Everyone at some time or another wonders if they are succeeding or not. We’re all hard-wired to desire success, but what does that actually require? As a student and a soon-to-be optometrist, I’ve recently pondered this a lot. In 20 years I want to be able to look back and feel like I’ve really made a difference in optometry. There are a few things we all can do to achieve this goal, whether we’re a student, a new graduate, or even a seasoned veteran who’s been practicing for many years.


First, you have to want it! Successful people have a strong desire for achievement and a passion for what they do. It’s easy to get caught up in the mundane aspects of your job and to get stuck in a rut. My first goal then is to cultivate a desire to succeed and remember why I became a doctor in the first place. This will ignite a fire inside of me to help me become the optometrist I was meant to be.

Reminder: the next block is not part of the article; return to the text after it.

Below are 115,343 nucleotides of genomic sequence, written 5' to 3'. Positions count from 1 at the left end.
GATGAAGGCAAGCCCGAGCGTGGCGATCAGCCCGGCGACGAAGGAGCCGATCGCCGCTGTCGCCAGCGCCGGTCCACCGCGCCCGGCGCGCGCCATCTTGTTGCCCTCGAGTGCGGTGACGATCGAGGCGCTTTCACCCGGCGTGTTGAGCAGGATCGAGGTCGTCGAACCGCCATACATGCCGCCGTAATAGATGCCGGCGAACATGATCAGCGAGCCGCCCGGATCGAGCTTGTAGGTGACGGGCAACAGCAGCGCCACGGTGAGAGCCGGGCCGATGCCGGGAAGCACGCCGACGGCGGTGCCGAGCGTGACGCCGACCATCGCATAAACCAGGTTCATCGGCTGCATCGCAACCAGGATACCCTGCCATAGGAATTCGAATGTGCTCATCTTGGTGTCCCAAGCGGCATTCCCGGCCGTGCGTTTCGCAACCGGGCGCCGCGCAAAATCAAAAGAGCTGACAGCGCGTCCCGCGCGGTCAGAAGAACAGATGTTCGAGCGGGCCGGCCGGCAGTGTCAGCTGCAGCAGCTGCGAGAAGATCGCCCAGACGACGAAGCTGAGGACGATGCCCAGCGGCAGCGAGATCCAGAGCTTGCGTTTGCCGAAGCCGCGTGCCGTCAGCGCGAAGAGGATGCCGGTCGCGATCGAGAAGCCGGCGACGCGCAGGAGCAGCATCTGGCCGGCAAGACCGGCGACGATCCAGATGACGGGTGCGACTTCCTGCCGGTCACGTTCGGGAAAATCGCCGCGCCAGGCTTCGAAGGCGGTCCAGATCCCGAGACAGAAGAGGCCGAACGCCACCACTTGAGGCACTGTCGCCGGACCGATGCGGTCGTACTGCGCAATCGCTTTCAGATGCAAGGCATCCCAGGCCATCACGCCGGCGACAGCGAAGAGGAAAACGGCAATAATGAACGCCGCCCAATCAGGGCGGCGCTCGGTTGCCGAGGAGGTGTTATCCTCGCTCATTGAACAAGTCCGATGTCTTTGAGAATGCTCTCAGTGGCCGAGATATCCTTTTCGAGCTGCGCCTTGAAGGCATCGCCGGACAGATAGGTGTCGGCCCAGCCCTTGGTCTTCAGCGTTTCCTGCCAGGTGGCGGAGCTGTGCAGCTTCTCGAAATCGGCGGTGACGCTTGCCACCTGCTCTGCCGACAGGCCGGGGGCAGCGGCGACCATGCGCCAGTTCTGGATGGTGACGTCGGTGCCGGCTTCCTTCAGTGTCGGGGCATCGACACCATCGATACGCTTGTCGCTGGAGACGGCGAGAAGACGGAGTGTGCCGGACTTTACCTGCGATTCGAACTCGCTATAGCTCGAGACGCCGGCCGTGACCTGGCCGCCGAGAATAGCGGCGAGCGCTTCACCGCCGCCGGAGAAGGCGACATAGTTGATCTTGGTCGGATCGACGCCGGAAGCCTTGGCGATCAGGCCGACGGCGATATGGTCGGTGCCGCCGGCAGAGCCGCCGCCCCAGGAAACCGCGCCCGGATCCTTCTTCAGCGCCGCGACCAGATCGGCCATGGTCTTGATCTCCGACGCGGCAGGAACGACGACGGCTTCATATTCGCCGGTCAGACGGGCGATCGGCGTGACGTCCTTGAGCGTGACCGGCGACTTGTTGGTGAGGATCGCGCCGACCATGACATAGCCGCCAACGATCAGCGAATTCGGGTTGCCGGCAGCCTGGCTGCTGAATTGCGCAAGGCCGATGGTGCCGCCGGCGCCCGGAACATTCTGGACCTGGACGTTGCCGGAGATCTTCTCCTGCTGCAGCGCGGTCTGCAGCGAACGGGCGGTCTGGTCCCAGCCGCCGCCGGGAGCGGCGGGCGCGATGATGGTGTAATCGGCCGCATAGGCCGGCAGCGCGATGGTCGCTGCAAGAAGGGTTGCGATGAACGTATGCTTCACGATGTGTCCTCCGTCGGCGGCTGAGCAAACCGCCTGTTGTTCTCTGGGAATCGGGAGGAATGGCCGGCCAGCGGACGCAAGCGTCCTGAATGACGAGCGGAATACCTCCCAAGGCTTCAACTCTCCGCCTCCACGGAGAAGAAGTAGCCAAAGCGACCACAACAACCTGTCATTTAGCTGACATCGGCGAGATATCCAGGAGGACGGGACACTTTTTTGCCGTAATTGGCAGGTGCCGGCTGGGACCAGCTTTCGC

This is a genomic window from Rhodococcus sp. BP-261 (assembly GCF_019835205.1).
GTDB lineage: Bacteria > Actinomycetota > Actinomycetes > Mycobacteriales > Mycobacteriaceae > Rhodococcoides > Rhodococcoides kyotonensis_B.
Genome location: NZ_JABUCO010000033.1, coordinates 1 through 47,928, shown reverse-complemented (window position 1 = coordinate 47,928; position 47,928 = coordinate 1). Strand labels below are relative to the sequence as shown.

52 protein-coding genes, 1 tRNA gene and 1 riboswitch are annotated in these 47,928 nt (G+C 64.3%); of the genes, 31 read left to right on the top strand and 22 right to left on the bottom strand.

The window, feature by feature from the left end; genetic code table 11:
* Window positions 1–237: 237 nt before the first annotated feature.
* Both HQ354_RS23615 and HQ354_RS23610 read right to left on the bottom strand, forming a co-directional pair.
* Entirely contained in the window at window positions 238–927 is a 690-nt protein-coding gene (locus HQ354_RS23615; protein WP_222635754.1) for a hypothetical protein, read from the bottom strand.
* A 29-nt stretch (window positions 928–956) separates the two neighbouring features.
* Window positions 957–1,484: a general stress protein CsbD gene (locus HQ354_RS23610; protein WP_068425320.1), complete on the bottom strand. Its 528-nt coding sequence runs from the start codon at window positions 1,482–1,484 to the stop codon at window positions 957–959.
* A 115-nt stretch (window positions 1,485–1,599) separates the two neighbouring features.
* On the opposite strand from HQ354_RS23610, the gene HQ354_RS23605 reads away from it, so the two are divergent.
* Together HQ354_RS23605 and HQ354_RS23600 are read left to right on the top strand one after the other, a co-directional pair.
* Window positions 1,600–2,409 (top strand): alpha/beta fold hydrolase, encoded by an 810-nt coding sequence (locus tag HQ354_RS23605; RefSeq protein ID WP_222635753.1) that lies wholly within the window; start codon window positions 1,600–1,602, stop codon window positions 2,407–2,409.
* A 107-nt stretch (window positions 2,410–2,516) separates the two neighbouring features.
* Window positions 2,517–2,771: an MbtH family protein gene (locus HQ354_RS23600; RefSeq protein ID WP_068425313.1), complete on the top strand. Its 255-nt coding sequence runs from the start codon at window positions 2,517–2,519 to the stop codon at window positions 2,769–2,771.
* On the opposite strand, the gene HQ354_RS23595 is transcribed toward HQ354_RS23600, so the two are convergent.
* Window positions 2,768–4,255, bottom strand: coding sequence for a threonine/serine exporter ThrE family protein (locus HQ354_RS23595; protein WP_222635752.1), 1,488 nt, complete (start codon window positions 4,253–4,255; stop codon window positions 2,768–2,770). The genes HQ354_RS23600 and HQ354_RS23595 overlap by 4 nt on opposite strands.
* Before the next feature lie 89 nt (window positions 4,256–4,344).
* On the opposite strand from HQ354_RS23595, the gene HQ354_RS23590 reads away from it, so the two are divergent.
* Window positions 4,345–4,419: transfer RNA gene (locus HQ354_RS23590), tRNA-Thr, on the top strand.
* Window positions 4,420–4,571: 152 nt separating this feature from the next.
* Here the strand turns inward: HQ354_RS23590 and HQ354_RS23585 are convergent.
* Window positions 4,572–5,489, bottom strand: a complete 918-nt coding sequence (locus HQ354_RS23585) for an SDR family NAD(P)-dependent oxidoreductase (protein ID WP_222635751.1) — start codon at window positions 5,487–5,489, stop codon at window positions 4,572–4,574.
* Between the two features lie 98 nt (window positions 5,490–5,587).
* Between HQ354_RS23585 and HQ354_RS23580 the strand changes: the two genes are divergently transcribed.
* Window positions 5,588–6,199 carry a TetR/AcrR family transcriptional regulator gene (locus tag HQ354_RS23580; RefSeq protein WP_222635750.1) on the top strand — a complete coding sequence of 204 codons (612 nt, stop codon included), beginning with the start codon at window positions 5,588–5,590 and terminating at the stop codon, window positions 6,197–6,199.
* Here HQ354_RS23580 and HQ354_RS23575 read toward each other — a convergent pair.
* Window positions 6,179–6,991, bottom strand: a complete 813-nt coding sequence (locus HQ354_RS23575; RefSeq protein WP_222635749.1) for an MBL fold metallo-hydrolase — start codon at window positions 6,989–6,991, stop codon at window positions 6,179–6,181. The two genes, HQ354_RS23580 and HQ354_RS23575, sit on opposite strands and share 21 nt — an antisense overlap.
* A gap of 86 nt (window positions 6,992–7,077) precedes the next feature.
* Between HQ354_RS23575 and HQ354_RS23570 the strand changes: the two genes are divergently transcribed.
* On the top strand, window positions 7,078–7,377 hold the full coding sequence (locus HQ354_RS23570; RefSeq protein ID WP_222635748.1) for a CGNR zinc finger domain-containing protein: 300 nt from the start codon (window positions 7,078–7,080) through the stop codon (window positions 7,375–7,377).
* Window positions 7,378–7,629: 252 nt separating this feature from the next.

Second, I’m going to make an effort to participate in local, state, and national optometric organizations. Recently, while attending my state optometric association meeting, I heard an inspiring quote about the profession I’m about to join. The speaker stated that optometry is as successful as it is because we are a family; we are unified. By participating in the AOA and/or its local and state affiliates, we can all strive toward making positive changes to our practice and ensure that optometry remains one of the greatest health professions.

Finally, being active in community service is key. Find a local charity and give of your time. Coordinate or participate in a community vision screening or take part in a mission trip abroad. You’ll be helping those in need while improving your personal and professional attributes, which is a win-win situation.

By keeping these three goals in mind, I hope to increase my chances for success””no matter how I define it. We should all take that first step, though, toward challenging ourselves to be the best optometrists we can be. After all, success is what you make of it!

Reid Cluff is a student at the Rosenberg School of Optometry at the University of the Incarnate Word, graduating in 2017. He also currently serves as 2015-16’s AOSA Trustee.

Editor’s Note: This column, appearing every other issue, is written by a future optometrist who voices their thoughts on the profession. Know of someone who might be interested? Email Ron Kelly at


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